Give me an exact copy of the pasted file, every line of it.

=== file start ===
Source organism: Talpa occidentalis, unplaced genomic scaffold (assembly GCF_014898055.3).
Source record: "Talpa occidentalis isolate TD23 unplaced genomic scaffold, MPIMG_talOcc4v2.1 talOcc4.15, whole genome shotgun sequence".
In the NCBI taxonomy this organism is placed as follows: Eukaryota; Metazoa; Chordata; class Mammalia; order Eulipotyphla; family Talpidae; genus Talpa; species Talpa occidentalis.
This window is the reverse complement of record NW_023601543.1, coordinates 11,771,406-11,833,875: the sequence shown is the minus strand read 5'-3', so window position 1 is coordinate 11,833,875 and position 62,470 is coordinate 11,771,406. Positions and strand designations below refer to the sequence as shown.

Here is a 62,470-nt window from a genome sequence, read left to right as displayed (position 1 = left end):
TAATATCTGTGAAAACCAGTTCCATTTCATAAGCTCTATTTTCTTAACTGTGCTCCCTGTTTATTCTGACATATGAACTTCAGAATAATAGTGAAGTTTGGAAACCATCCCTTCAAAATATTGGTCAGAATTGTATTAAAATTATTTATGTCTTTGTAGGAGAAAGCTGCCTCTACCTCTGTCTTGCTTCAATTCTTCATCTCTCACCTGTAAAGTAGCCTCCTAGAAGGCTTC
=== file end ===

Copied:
Source organism: Talpa occidentalis, unplaced genomic scaffold (assembly GCF_014898055.3).
Source record: "Talpa occidentalis isolate TD23 unplaced genomic scaffold, MPIMG_talOcc4v2.1 talOcc4.15, whole genome shotgun sequence".
In the NCBI taxonomy this organism is placed as follows: Eukaryota; Metazoa; Chordata; class Mammalia; order Eulipotyphla; family Talpidae; genus Talpa; species Talpa occidentalis.
This window is the reverse complement of record NW_023601543.1, coordinates 11,771,406-11,833,875: the sequence shown is the minus strand read 5'-3', so window position 1 is coordinate 11,833,875 and position 62,470 is coordinate 11,771,406. Positions and strand designations below refer to the sequence as shown.

Here is a 62,470-nt window from a genome sequence, read left to right as displayed (position 1 = left end):
TAATATCTGTGAAAACCAGTTCCATTTCATAAGCTCTATTTTCTTAACTGTGCTCCCTGTTTATTCTGACATATGAACTTCAGAATAATAGTGAAGTTTGGAAACCATCCCTTCAAAATATTGGTCAGAATTGTATTAAAATTATTTATGTCTTTGTAGGAGAAAGCTGCCTCTACCTCTGTCTTGCTTCAATTCTTCATCTCTCACCTGTAAAGTAGCCTCCTAGAAGGCTTC